Here is our Prime Minister essentially jury tampering:





“I’m not going to comment on the process that led us to this point today, but I am going to say we have come to this point as a country far too many times…Indigenous people across this country are angry, they’re heartbroken, and I know Indigenous and non-Indigenous Canadians alike know that we have to do better.”



Our Prime Minister is basically alluding that the jury for the Gerald Stanley were racists.  They found a white man not guilty in for second degree murder or manslaughter of an Indigenous man because of racism.  Whether he made this comment to pander for votes, or to further his ideology, but what he did was wrong.



I highly doubt while JT was touring the US to talk about NAFTA that he was aware of what the jury was hearing in the court room.  But what he has done is this, if the Crown appeals the not guilty verdict, based on law, how is there going to be a new trial with an impartial jury, when the Prime Minister of the country is scrutinizing their decisions.



750 people were served notice to attend for jury selection.  Of that number roughly 200 arrived.  Of that 200, many were Indigenous people.  A source during the selection process mentioned that a lot of those people were heard making comments about finding Stanley guilty before they heard evidence, even going as far as saying they would hang him.  Of course those people would not be fit for the jury.  So they weren't selected.  The Crown and Defense then used their premptory challenges, of which they both have 14, to eliminate jurors to stack the jury more in their favour.  Yes, the defense managed to make sure there weren't any Indigenous people on the jury, but the Crown also made sure that there were not middle aged white males on the jury.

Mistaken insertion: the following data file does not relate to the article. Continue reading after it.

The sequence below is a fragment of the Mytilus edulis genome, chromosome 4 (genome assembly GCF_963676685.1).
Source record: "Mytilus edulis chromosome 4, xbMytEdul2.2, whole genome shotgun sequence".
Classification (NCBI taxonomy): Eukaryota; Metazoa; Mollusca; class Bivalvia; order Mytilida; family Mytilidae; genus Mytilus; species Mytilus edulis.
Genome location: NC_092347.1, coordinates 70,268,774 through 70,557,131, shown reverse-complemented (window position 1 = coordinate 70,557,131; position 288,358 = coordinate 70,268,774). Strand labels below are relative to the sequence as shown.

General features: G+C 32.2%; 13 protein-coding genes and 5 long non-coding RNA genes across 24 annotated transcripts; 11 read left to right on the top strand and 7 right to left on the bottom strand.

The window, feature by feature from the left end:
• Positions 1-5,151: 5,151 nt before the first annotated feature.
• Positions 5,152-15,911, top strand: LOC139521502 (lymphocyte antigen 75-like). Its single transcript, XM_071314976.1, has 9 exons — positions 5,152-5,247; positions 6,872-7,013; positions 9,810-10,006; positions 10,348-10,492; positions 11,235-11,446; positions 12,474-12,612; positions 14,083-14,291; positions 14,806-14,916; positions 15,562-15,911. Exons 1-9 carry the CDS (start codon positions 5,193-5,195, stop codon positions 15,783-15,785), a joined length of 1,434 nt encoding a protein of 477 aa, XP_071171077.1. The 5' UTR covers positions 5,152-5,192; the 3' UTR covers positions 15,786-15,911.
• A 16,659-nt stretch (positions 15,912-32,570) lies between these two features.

Now, instead of giving JT too much grief, because to be fair he is probably the least experienced Prime Minister we've ever had (He after all only has finished one year in an engineering program) the leader of the NDP, Jagmeet Singh, was a criminal defense lawyer and actually passed the Bar exam.  What does he have to say about the verdict?





So let's just take race entirely of the scenario here because that seems to be what has been injected into being the only thing important about the case.  Here's what happened.  A group of men, who were intoxicated and had one gun, were attempting to steal cars from rural properties.  They went on to a farm and, while attempting to steal a truck and an ATV were confronted by the farmer who owned the property.  The farmer shot three rounds as warning shots with a semi automatic handgun.  He then confronted the group and, while leaning into the vehicle they were in and trying to get the keys from the ignition, the farmer shot a man in the back of the head and killed him.



He was charged with second degree murder.



It is entirely possible the farmer executed the man and his defense would be lies.  However, the defense was that the last round went off, accidentally, as a hangfire.  A hangfire is extremely rare, like, extremely rare.  But the type of ammunition that the farmer loaded in the gun is the most prone to have a hangfire.  And there is precedent in Canadian law that a hangfire was a defense in a trial in the 1980s.  That means it can happen.  The jury sat in the court room, heard evidence from witnesses, experts, the Police, and then weighed that evidence.  They ultimately believed that the gun went off accidentally.